In a new study, a research team based at Brown and Yale implicates a specific mitochondrial protein and pathway in the development of COPD from exposure to cigarette smoke. Observations in human patients and experiments in mouse models show that suppression of the protein is a major cigarette-induced signature of the emphysema—lung destruction—that is seen in COPD.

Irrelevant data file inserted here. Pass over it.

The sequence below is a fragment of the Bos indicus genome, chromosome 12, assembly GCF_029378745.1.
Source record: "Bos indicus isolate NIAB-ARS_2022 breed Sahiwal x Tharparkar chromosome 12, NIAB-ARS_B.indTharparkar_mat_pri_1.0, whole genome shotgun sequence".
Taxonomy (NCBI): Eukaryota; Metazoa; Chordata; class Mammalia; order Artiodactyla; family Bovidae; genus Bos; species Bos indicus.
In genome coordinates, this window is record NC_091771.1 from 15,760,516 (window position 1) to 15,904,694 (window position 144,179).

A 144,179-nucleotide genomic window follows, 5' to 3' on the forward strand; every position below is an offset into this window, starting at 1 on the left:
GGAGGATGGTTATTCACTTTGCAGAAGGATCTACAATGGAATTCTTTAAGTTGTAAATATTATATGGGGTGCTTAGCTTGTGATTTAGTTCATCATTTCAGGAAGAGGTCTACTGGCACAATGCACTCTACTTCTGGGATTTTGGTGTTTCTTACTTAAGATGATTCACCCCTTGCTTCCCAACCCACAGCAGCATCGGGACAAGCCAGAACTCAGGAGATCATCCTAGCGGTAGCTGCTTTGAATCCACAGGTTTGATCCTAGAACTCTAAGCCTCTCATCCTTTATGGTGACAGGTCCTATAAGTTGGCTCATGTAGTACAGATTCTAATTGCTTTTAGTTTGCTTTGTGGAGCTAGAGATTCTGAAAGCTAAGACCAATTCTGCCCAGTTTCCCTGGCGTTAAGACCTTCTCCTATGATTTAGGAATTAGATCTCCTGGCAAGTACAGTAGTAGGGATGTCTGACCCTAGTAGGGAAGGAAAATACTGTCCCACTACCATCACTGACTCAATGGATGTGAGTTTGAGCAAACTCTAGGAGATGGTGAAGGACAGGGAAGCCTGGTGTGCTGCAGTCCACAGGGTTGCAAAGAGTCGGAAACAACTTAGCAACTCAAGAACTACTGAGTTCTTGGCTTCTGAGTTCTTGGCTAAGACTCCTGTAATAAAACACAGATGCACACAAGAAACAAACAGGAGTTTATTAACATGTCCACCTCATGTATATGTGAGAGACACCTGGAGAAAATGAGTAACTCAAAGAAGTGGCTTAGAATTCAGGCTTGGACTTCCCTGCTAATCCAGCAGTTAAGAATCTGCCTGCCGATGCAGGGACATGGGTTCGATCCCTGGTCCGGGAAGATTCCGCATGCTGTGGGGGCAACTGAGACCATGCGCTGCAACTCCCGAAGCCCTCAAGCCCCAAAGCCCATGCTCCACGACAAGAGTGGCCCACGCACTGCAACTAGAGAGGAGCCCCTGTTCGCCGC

“This is a new school of thought in terms of what causes emphysema and a new school of thought regarding how cigarette smoke does what it does,” said pulmonologist Dr Jack A. Elias, dean of medicine and biological sciences at Brown University and corresponding author of the study in the Journal of Clinical Investigation. “We’re showing that a lot of what’s going on is related to mitochondria.”